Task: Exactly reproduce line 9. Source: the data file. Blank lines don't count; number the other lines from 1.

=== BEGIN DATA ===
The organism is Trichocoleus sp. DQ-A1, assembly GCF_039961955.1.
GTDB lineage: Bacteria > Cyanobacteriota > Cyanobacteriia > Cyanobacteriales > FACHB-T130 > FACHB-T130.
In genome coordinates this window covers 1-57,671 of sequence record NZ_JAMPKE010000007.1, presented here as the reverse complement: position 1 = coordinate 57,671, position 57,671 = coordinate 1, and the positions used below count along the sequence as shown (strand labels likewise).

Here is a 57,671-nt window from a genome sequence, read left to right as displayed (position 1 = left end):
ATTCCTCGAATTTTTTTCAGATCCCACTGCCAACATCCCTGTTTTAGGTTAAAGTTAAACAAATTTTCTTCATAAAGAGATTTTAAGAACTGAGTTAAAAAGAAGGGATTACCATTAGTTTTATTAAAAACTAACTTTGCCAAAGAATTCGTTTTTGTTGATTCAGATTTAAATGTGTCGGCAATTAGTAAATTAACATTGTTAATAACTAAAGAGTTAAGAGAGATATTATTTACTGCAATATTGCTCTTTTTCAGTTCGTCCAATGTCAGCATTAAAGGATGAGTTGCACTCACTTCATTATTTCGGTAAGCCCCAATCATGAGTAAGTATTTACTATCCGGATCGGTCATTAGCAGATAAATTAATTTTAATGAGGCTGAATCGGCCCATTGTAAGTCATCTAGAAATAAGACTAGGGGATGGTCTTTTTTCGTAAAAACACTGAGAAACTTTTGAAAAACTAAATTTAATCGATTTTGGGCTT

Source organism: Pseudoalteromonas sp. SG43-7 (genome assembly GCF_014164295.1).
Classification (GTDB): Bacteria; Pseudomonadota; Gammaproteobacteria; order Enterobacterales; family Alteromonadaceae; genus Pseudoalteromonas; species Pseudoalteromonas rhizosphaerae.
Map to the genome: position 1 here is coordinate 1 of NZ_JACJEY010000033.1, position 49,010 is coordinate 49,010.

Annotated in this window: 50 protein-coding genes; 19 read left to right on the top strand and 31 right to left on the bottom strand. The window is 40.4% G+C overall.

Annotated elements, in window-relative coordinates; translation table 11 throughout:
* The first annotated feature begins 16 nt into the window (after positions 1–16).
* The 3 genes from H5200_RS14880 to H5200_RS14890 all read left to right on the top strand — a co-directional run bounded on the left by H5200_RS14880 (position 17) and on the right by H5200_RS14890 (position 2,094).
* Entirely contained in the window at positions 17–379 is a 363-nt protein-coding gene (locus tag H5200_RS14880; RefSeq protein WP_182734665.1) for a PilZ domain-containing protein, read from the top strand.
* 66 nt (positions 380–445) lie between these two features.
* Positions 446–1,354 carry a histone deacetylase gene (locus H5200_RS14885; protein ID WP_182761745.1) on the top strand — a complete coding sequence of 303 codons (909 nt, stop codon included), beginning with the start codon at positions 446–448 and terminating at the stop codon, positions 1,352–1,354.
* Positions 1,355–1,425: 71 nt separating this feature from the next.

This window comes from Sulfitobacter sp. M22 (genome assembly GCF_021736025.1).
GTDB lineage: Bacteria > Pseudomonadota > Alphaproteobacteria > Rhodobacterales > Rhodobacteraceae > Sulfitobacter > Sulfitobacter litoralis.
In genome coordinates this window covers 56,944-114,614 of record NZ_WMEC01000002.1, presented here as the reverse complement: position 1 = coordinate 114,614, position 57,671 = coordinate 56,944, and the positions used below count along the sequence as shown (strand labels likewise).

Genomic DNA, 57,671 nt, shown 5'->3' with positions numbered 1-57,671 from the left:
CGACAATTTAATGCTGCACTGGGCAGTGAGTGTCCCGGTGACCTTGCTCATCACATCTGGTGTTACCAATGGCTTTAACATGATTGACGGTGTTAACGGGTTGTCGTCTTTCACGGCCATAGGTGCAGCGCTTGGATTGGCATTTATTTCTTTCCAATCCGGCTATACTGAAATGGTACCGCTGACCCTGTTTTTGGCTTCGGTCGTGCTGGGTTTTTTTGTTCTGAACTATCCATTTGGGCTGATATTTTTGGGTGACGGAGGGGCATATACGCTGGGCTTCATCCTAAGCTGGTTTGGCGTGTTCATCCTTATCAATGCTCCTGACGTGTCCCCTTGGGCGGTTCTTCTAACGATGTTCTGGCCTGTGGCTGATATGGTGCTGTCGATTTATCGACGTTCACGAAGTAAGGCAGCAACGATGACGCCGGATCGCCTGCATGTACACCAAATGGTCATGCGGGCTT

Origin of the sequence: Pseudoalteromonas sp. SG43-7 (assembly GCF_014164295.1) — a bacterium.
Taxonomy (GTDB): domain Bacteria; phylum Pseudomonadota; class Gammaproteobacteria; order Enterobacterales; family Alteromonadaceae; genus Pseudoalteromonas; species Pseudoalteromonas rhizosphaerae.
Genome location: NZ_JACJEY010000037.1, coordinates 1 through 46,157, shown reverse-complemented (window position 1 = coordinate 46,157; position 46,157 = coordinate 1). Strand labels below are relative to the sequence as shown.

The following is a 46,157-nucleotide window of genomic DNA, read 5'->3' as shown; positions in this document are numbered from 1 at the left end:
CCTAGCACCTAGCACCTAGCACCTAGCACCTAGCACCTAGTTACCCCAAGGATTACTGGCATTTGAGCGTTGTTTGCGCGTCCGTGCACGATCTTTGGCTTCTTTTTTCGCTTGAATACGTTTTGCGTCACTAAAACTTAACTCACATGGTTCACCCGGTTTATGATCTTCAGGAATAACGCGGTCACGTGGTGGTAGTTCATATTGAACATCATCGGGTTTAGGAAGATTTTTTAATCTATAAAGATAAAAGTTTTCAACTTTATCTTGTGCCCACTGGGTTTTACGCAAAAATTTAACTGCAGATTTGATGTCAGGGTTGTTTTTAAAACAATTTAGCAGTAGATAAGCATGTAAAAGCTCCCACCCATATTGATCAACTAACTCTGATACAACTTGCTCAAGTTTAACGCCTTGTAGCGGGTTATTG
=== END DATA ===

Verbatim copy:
Annotated in this window: 50 protein-coding genes; 19 read left to right on the top strand and 31 right to left on the bottom strand. The window is 40.4% G+C overall.